What works for you is what works for you. I use Larica Gold and have never had issues, but it's a pretty soft rosin and it doesn't get crazy hot here - never much above 30C and not for long - and when it does it's a humid heat from the river and not a dry heat.

Does rosin go bad? Depends on who you ask. chemically it very likely has to change over time. Is that change particularly important? Who knows. There are ancient chunks of rosin floating around still in use. I don't believe it matters enough to buy a new cake every few years, but that's just me.

June 20, 2017, 4:47 AM · But, when you buy a rosin, it will long for decades. How are you supposed to compare them?

And I guess that if you want to have a solid opinion about one rosin, you need to spend some time with it, 2-3 days at least.

June 20, 2017, 5:27 AM · Tim,

Use it for a few days, clean the bow and strings, use another one for a few days, clean the bow and strings, use another one for a few days..........

Many string players have a little pile of rosin that is collecting dust.

June 20, 2017, 6:18 AM · Yeah, that's what I thought, but that'd be a total waste of rosin.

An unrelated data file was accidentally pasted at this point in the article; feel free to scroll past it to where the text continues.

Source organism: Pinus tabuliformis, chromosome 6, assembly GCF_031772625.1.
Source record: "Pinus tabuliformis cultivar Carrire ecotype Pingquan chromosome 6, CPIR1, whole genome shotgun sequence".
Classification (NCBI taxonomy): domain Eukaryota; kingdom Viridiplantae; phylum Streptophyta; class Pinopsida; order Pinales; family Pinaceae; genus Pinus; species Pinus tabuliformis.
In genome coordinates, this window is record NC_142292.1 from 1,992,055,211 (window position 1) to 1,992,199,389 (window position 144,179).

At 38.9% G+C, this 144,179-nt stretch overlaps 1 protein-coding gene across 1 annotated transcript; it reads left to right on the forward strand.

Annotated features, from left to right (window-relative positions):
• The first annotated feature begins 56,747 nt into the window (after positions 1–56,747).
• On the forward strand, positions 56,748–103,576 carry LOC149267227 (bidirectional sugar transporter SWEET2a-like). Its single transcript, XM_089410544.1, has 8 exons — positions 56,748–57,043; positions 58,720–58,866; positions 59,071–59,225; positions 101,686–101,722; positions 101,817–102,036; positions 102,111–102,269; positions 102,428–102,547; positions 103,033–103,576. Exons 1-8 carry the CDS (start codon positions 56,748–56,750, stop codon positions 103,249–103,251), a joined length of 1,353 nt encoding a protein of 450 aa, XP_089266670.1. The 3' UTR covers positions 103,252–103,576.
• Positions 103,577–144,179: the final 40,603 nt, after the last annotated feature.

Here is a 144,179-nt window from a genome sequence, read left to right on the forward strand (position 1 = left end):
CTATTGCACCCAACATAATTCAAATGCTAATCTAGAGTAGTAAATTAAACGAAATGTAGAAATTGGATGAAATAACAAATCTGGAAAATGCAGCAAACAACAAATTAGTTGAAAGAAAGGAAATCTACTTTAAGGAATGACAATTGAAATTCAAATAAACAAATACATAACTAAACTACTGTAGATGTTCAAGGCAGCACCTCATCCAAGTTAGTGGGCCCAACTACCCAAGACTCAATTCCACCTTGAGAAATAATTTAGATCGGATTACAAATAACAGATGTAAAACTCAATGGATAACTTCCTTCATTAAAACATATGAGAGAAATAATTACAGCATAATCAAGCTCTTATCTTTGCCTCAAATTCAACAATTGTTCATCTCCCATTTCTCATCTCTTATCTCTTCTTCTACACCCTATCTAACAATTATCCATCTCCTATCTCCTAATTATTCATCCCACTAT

What's the main difference between soft rosin and hard rosin?

June 20, 2017, 8:41 AM · Hard rosin is less grabby than soft rosin, and lighter rosins are less grabby than dark ones (less of the resinous part of the sap that is sticky). :)
June 20, 2017, 9:38 AM · So, if I want a very punchy spiccato I should use a soft dark rosin?

What famous soft dark rosin do you guys recommend?

June 20, 2017, 9:44 AM · For the stickiest rosin available (meant for historical THICK plain gut, the E being 0.7 mm!), Aquilausa.com has an order form for a cake of it for 18$ US. :)

In stores, it would be Melos dark rosin for baroque violin/treble viol, followed by Evah's Oliv rosin. :)

June 20, 2017, 11:46 AM · You can also try Viola/Cello rosin, if you need something even sticker. It's not going to hurt your instrument or bow.

However avoid bass rosin. Too sticky. Way too sticky. It's basically a semi-solid.

June 20, 2017, 3:41 PM · Especially Pops Bass rosin-the stuff approaches liquid in a hot summer, I could mold it in my palm. :D
Edited: June 20, 2017, 5:26 PM · Wait, violin and viola rosin are two different things? Why? How?

I even thought cello and bass did use the same rosin we violinists use.

June 22, 2017, 4:42 PM · Tim,

I agree, they are the same thing. But some brands market their softer rosins are for Viola, and most rosins marketed for cello are softer than those marketed for Violin or Viola. Just something to look into.

Bass rosin is it's own little world because the strings are so thick, they require something a little 'special' in terms of tackiness. I'm not sure what it would do to a violin's bow or strings, but I'd rather not try and find out. Probably nothing. Maybe something. Likely a mess.